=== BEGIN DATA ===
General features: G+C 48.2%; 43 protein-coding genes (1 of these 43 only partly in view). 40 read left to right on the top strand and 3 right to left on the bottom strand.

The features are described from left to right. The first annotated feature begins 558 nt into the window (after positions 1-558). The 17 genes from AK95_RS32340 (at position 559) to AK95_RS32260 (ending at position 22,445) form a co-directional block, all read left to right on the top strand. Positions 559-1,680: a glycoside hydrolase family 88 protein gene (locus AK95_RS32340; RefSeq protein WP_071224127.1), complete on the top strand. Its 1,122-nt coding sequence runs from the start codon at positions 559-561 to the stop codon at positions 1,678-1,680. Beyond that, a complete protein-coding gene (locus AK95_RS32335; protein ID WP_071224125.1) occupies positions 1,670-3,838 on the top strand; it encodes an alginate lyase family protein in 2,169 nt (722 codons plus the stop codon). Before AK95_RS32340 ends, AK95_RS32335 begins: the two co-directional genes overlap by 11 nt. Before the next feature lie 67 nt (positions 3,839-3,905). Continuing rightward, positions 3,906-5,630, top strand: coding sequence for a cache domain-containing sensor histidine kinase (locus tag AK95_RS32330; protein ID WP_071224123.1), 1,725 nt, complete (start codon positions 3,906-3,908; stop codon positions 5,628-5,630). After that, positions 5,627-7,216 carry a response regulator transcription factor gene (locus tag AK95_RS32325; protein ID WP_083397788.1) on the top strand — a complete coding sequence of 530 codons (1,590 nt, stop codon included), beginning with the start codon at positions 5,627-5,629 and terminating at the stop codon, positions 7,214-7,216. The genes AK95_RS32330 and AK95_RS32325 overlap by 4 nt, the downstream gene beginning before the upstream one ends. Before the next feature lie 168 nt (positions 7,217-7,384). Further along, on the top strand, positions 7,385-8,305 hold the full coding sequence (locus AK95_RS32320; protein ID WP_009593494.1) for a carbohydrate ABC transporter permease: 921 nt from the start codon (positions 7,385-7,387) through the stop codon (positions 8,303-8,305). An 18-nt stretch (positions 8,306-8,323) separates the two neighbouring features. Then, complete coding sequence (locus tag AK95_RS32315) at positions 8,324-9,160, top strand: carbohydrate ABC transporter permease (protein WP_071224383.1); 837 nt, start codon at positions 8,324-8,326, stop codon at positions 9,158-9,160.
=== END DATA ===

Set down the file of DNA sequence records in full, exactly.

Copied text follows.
General features: G+C 48.2%; 43 protein-coding genes (1 of these 43 only partly in view). 40 read left to right on the top strand and 3 right to left on the bottom strand.

The features are described from left to right. The first annotated feature begins 558 nt into the window (after positions 1-558). The 17 genes from AK95_RS32340 (at position 559) to AK95_RS32260 (ending at position 22,445) form a co-directional block, all read left to right on the top strand. Positions 559-1,680: a glycoside hydrolase family 88 protein gene (locus AK95_RS32340; RefSeq protein WP_071224127.1), complete on the top strand. Its 1,122-nt coding sequence runs from the start codon at positions 559-561 to the stop codon at positions 1,678-1,680. Beyond that, a complete protein-coding gene (locus AK95_RS32335; protein ID WP_071224125.1) occupies positions 1,670-3,838 on the top strand; it encodes an alginate lyase family protein in 2,169 nt (722 codons plus the stop codon). Before AK95_RS32340 ends, AK95_RS32335 begins: the two co-directional genes overlap by 11 nt. Before the next feature lie 67 nt (positions 3,839-3,905). Continuing rightward, positions 3,906-5,630, top strand: coding sequence for a cache domain-containing sensor histidine kinase (locus tag AK95_RS32330; protein ID WP_071224123.1), 1,725 nt, complete (start codon positions 3,906-3,908; stop codon positions 5,628-5,630). After that, positions 5,627-7,216 carry a response regulator transcription factor gene (locus tag AK95_RS32325; protein ID WP_083397788.1) on the top strand — a complete coding sequence of 530 codons (1,590 nt, stop codon included), beginning with the start codon at positions 5,627-5,629 and terminating at the stop codon, positions 7,214-7,216. The genes AK95_RS32330 and AK95_RS32325 overlap by 4 nt, the downstream gene beginning before the upstream one ends. Before the next feature lie 168 nt (positions 7,217-7,384). Further along, on the top strand, positions 7,385-8,305 hold the full coding sequence (locus AK95_RS32320; protein ID WP_009593494.1) for a carbohydrate ABC transporter permease: 921 nt from the start codon (positions 7,385-7,387) through the stop codon (positions 8,303-8,305). An 18-nt stretch (positions 8,306-8,323) separates the two neighbouring features. Then, complete coding sequence (locus tag AK95_RS32315) at positions 8,324-9,160, top strand: carbohydrate ABC transporter permease (protein WP_071224383.1); 837 nt, start codon at positions 8,324-8,326, stop codon at positions 9,158-9,160.